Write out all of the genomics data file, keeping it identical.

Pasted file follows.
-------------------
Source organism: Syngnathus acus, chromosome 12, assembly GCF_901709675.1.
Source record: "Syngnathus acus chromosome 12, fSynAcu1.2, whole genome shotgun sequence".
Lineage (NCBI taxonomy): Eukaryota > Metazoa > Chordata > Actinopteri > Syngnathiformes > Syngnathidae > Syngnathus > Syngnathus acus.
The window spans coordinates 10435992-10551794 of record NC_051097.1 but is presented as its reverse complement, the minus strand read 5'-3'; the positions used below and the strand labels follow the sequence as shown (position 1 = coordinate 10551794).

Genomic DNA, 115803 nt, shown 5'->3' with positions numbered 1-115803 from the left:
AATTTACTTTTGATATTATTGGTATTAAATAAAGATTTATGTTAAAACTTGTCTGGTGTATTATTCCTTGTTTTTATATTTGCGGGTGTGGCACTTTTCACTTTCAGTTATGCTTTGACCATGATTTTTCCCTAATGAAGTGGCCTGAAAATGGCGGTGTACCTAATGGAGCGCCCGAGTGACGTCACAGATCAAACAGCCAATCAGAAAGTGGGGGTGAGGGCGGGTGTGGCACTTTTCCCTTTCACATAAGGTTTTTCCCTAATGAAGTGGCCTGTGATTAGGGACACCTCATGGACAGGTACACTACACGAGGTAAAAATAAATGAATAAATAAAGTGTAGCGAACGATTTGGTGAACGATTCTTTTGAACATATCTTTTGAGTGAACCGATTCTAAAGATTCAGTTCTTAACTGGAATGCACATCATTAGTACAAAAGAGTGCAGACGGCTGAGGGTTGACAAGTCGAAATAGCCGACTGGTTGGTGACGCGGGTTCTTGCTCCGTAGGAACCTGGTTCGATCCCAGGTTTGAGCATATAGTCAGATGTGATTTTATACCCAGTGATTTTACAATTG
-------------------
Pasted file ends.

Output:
Source organism: Syngnathus acus, chromosome 12, assembly GCF_901709675.1.
Source record: "Syngnathus acus chromosome 12, fSynAcu1.2, whole genome shotgun sequence".
Lineage (NCBI taxonomy): Eukaryota > Metazoa > Chordata > Actinopteri > Syngnathiformes > Syngnathidae > Syngnathus > Syngnathus acus.
The window spans coordinates 10435992-10551794 of record NC_051097.1 but is presented as its reverse complement, the minus strand read 5'-3'; the positions used below and the strand labels follow the sequence as shown (position 1 = coordinate 10551794).

Genomic DNA, 115803 nt, shown 5'->3' with positions numbered 1-115803 from the left:
AATTTACTTTTGATATTATTGGTATTAAATAAAGATTTATGTTAAAACTTGTCTGGTGTATTATTCCTTGTTTTTATATTTGCGGGTGTGGCACTTTTCACTTTCAGTTATGCTTTGACCATGATTTTTCCCTAATGAAGTGGCCTGAAAATGGCGGTGTACCTAATGGAGCGCCCGAGTGACGTCACAGATCAAACAGCCAATCAGAAAGTGGGGGTGAGGGCGGGTGTGGCACTTTTCCCTTTCACATAAGGTTTTTCCCTAATGAAGTGGCCTGTGATTAGGGACACCTCATGGACAGGTACACTACACGAGGTAAAAATAAATGAATAAATAAAGTGTAGCGAACGATTTGGTGAACGATTCTTTTGAACATATCTTTTGAGTGAACCGATTCTAAAGATTCAGTTCTTAACTGGAATGCACATCATTAGTACAAAAGAGTGCAGACGGCTGAGGGTTGACAAGTCGAAATAGCCGACTGGTTGGTGACGCGGGTTCTTGCTCCGTAGGAACCTGGTTCGATCCCAGGTTTGAGCATATAGTCAGATGTGATTTTATACCCAGTGATTTTACAATTG